The North has been experiencing record summer temperatures for more than 40 years, with many places exceeding 40 degree Celcius. Combined with the impact of the "urban heat island" effect, the average heat at the same time in the big cities like Hanoi is harsher. The effect of hot weather on the life and activities of people, especially in urban areas, has been mentioned by many news agencies. However, the impact of these extreme weather phenomena on the living creatures in the urban environment receives less research.
Since 2009, scientists from the Institute of Ecology and Biological Resources have conducted research and monitoring of bat species in urban areas of Hanoi and its surrounding areas. Accordingly, bats are one of the wild animals remaining in Vietnam's urban areas. They play an important role in the urban environment, bringing many benefits to people, including helping destroy harmful insects such as mosquitoes or pests.
One of the most common bats in northern Vietnam is the Japanese pipistrellus abramus (Figure A). This species have been adapted to living conditions in urban areas, often nesting in slits, holes under the roof, under bridges, electric poles and feeding in open places such as rivers, lakes, street lamps. This species of bat usually gives birth to two or more pups, even four at a time. The reproductive season of this species of bat begins in spring-summer intersection and ends in July (Specifically, the female bats start their pregnancy in March and give birth in May while their young can be separated from mothers by mid-July). This is also the time when insects thrive, so they can provide food for the bats to nourish and care for the young.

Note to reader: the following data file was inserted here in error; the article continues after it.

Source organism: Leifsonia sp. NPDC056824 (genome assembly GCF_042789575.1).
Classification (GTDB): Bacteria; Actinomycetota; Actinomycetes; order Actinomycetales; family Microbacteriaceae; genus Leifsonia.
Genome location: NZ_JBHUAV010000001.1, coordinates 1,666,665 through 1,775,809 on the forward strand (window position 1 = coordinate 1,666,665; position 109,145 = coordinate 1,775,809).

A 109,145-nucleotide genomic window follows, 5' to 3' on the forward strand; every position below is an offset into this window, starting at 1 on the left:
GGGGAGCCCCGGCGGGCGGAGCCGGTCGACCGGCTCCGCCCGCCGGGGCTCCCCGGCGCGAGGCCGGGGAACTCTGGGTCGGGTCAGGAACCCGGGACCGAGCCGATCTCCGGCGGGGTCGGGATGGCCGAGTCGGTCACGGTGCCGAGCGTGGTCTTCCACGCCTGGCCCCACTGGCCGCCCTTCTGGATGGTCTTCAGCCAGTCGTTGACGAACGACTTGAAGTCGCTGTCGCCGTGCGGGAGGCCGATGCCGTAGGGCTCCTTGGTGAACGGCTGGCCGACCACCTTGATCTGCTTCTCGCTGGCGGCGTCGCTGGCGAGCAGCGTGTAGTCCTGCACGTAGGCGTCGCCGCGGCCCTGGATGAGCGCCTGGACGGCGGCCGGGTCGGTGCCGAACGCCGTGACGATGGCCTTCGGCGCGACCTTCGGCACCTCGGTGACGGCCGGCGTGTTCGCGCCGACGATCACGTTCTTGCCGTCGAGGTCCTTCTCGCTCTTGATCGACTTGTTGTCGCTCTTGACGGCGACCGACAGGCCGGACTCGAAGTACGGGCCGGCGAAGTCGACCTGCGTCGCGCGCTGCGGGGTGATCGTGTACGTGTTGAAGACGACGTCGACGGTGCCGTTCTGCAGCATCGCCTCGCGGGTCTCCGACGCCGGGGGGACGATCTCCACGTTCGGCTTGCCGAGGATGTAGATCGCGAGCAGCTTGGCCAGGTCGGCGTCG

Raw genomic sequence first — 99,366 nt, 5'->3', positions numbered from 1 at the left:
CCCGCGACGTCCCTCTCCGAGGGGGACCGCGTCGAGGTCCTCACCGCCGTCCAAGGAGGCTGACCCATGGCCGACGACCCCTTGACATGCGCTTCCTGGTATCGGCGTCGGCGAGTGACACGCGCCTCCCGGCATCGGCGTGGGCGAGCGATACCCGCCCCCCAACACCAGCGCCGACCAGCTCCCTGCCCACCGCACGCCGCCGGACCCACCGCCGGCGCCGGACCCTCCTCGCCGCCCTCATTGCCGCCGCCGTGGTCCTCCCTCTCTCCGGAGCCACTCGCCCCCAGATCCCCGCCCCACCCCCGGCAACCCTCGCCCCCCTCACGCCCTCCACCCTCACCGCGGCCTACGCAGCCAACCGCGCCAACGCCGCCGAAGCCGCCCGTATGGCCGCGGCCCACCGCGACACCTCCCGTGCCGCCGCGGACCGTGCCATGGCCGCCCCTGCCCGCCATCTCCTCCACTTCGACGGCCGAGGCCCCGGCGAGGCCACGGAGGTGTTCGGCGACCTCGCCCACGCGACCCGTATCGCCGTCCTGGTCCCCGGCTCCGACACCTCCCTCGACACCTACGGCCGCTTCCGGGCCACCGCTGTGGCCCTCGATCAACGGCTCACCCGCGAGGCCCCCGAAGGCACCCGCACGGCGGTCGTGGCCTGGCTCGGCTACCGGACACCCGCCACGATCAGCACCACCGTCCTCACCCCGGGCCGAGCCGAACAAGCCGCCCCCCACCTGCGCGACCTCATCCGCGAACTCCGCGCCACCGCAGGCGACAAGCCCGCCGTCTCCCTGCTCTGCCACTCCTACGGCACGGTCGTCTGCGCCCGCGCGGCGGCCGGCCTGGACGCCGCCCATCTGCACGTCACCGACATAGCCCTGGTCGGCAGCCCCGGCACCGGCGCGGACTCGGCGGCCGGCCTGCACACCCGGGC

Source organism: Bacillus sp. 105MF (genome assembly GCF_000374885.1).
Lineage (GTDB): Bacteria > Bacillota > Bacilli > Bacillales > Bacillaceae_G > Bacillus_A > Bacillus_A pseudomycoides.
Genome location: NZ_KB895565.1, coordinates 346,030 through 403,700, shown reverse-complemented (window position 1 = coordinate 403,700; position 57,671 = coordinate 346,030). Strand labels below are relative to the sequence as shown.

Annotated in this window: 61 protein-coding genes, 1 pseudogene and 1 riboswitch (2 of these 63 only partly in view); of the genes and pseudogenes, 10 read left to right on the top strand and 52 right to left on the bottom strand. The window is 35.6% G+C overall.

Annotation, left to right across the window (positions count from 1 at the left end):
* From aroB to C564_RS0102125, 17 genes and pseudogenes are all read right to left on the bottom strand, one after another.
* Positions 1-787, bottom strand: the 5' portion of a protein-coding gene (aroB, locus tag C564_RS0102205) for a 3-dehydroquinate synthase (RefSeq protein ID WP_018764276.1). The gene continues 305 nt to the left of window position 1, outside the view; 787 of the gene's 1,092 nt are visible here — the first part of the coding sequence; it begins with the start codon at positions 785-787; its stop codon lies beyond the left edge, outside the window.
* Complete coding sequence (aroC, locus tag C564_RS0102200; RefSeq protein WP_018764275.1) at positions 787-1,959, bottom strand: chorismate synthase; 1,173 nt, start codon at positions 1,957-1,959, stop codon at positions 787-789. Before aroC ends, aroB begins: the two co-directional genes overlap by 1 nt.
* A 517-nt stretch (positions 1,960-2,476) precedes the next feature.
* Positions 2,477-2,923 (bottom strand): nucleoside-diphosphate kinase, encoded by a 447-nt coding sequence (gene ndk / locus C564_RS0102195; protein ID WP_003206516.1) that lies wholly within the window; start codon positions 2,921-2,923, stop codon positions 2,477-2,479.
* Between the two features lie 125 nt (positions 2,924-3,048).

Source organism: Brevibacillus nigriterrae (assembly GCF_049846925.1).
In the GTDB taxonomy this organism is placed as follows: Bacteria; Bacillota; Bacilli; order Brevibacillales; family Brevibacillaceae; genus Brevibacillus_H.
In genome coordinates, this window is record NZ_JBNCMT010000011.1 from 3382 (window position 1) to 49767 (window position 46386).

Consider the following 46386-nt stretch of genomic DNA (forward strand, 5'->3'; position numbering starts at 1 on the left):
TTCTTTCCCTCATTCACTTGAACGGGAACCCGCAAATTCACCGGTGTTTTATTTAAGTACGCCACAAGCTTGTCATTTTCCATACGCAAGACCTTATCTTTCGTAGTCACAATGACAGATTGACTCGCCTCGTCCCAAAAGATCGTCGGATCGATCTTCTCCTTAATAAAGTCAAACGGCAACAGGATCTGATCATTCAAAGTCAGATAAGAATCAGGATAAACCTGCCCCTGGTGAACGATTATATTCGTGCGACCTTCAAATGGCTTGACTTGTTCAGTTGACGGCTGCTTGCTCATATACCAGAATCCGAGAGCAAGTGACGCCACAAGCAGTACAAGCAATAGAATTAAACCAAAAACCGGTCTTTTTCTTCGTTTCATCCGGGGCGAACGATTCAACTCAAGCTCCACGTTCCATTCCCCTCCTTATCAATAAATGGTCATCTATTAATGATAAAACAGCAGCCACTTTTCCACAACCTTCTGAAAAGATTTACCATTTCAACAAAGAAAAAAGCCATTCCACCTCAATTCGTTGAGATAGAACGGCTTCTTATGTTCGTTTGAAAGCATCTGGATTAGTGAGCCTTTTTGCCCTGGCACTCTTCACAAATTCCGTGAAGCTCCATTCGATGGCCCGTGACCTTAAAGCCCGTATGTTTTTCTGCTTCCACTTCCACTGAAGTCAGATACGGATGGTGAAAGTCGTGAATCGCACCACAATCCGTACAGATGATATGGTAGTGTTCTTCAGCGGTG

Over the past few days, scientists from the Institute of Ecology and Biological Resources have recorded two cases of dead bats, and they all belong to pipistrellus abramus. The first case (Figure B) was a dead mother bat, with three baby bats born about one to two weeks previous, in Le Hong Phong Ward, Phu Ly City, Ha Nam Province, at 4p.m on June 3, 2017. The second case (Figure C) is an immature male bat individual, found in a densely populated area at Alley 109 on Truong Chinh Street, Phuong Liet Ward, Thanh Xuan District, Hanoi, at 1p.m on June 5, 2017).
Examination of dead bats in Hanoi as well as photos of buried samples taken in Ha Nam province showed that they had not been hurt by collisions with objects or traffic vehicles, or not been beaten by animals like dogs or cats. On the other hand, based on the findings over the past several years, we identified that the bats did not die due to a lack of food. Considering the time of bat deaths, at noon or afternoon when the temperature is recorded highest in a day, we reached the conclusion that they could die of heat. Accordingly, too high temperature made bats, especially those with weak resistance, such as young bats and mother bats which are raising many young bats at the same time, lose water quickly, and if water is not added promptly, their vital functions will fail.
Here are just two cases of bats that may have died due to hot sun, but the actual figures will certainly be greater because there are no comprehensive statistics. We can see some of the negative effects of extreme weather conditions caused by climate change, as well as urbanization.
Translated by Phuong Huyen
Link to Vietnamese version